As with all medications, the benefits and risks should be weighed before deciding on a treatment plan. When used properly, nasal steroid sprays can be very effective at treating allergies. It is just important to recognize that steroid nose sprays can create risks if not monitored or used correctly.

Your allergist is trained to help you navigate the best treatment course and monitor your health. He or she can explain the benefits and risks of these treatments and answer any concerns you may have. Together, you and your allergist can decide the best treatment plan.

Carbs: Beyond The Basics

The pros and cons of using the glycemic index for carb counting and meal planning

By Tracey Neithercott
February 2014

Carbs count. Eat too many and your blood glucose can spike. It’s the first lesson people with diabetes learn at diagnosis: Watch the number of carbohydrate grams you eat at each meal or snack. That’s all well and good, but what about the type of carbohydrate you choose to eat? Increasingly, researchers are asking that question. Their answer may surprise you.

The GI Revolution

Back in 1980, most people with diabetes were using carbohydrate exchange lists, and “glycemic index” was a term foreign to researchers, doctors, and patients alike. Scientists at the University of Toronto, led by David Jenkins, MD, PhD, DSc, began digging around in the body’s glucose response to different foods, and the term came into use. In a 1981 study published in The American Journal of Clinical Nutrition, the researchers listed what they called the glycemic index for 62 common foods.

The glycemic index (GI) measures the glucose response to a given number of grams of carbohydrate. Imagine a chart with a line representing glucose levels during the first two hours after you eat 50 grams of carbohydrate. The area under that line, when compared with results from a test using 50 grams of pure glucose, indicates a food’s glycemic index (graph, opposite). Foods with a high glycemic index have higher peaks and more area under the line than those with a low GI. The glycemic index, then, is a ranking of foods from zero to 100 based on blood glucose levels after eating. So 50 grams of a plain white baguette has a GI of 95 (and a taller graphed line) while 50 grams of an apple has a GI of 39 (and a shorter line).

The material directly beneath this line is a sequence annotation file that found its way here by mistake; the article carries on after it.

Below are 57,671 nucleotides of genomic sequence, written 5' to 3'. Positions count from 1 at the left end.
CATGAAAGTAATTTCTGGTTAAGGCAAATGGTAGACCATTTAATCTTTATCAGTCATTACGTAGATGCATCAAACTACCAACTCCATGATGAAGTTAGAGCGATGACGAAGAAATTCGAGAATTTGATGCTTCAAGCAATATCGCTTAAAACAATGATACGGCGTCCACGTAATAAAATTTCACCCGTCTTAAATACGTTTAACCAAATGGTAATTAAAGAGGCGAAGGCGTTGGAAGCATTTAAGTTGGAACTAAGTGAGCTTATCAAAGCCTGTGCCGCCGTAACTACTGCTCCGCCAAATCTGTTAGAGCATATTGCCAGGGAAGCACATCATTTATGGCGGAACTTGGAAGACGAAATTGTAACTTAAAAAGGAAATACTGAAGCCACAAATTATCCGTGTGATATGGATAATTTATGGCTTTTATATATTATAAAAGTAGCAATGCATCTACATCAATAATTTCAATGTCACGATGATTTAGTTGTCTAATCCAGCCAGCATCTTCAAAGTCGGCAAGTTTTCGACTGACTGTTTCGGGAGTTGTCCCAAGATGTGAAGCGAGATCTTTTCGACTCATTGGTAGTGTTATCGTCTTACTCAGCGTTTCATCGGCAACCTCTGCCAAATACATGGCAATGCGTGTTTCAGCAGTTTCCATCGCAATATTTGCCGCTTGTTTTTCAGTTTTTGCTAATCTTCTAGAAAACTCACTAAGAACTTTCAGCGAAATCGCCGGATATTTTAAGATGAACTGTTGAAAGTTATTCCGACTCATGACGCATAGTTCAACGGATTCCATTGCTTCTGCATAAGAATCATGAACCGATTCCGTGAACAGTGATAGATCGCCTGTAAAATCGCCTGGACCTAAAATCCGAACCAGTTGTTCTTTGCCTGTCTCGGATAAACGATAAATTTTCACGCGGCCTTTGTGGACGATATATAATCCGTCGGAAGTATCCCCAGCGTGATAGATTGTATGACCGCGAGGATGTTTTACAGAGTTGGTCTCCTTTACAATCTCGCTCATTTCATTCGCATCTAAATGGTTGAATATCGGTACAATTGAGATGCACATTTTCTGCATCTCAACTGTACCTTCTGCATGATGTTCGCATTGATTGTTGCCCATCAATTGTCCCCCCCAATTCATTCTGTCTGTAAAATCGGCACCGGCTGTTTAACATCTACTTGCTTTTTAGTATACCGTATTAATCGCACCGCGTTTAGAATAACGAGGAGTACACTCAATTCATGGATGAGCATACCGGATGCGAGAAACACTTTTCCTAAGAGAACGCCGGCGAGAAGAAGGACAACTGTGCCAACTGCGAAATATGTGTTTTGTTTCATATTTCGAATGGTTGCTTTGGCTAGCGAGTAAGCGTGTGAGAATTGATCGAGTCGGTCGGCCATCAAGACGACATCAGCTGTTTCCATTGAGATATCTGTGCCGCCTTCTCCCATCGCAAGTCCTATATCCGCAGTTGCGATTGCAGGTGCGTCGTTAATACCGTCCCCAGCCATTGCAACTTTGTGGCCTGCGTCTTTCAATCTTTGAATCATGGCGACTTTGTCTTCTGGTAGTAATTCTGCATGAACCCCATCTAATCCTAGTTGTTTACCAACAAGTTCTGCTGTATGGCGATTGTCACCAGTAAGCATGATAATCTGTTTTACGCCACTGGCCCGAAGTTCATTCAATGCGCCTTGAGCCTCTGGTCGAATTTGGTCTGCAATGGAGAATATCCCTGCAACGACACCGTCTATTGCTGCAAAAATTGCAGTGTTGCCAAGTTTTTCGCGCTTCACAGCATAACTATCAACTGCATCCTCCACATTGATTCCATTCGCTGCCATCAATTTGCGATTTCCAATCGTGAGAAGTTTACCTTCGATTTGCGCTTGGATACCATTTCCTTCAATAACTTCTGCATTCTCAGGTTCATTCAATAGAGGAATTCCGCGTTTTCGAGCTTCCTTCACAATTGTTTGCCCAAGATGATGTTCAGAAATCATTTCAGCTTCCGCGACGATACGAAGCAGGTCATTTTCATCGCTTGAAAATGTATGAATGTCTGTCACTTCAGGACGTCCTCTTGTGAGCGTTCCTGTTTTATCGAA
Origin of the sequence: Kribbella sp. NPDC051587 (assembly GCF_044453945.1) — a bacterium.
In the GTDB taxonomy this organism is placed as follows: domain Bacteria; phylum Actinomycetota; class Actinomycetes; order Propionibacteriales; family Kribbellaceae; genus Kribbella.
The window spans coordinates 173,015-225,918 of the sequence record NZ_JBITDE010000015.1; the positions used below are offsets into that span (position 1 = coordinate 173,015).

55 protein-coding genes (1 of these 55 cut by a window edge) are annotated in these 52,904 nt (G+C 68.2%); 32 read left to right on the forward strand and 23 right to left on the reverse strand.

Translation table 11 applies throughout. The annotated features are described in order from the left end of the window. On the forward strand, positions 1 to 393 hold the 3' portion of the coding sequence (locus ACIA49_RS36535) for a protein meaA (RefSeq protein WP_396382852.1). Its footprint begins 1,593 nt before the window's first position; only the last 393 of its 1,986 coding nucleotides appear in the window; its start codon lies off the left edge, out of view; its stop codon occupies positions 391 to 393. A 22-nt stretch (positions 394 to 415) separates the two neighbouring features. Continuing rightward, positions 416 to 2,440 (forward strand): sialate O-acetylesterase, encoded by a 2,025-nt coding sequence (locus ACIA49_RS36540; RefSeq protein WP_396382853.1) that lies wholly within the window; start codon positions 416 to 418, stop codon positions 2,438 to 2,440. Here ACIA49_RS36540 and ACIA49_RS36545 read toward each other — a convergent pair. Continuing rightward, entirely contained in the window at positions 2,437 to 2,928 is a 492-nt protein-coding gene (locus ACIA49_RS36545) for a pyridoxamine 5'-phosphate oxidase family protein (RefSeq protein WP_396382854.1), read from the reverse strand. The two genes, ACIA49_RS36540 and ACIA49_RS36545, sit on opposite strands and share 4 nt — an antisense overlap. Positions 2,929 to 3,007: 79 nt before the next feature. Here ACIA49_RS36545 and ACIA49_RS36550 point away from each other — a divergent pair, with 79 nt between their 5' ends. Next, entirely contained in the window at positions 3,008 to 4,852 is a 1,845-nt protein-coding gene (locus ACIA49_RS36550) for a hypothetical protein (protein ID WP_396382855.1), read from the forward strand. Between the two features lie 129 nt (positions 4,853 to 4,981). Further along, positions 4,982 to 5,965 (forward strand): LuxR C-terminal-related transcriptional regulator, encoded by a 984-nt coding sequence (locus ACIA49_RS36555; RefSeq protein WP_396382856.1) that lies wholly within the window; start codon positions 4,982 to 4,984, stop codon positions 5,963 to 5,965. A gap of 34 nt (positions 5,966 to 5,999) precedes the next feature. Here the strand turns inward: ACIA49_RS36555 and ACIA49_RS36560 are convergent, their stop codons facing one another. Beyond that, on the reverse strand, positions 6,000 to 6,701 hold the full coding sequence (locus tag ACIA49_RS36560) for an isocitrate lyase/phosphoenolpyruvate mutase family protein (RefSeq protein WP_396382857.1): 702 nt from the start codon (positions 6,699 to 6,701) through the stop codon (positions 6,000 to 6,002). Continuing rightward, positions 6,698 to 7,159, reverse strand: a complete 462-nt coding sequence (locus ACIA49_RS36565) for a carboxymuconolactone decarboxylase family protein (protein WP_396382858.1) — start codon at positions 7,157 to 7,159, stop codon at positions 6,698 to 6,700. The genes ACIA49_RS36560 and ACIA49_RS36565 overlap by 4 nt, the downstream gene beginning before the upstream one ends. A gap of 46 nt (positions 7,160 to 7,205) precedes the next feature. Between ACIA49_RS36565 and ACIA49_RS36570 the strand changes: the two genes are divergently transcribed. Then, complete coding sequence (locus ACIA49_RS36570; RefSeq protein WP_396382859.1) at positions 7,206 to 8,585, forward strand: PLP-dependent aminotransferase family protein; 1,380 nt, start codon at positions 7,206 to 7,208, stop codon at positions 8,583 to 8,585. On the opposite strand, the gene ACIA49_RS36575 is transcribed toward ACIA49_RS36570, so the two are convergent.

“If you’re carb counting and if you have 20 grams of carbohydrate from an apple or a banana or rice, it’s [as if it’s] all the same,” says Thomas Wolever, BM, BCh, DM, PhD, coauthor of The New Glucose Revolution: The Authoritative Guide to the Glycemic Index—the Dietary Solution for Lifelong Health, professor in the Department of Nutritional Sciences at the University of Toronto, and coauthor of the 1981 glycemic index study. “But it’s not.”

You might imagine that the glycemic index would be useful for people with diabetes. Yet more than three decades after its discovery, the glycemic index still isn’t among the most-recommended meal-planning tools.

The Glycemic Load

Graphing Blood Glucose Response
To determine the glycemic index of foods, researchers plot glucose levels for two hours after subjects eat portions containing 50 grams of carbohydrate and compare the area under each line with that of pure glucose.

SOURCE: Adapted from The American Journal of Clinical Nutrition, January 2009

In its 2013 nutrition position statement, the American D
iabetes Association says picking low-GI foods over high-GI ones “may modestly improve glycemic control.” Yet despite the ADA’s slight encouragement, the recommendations note that while some studies showed drops in A1C (a measure of average glucose for the past two to three months) from following a low-GI diet, others found no blood glucose improvement at all.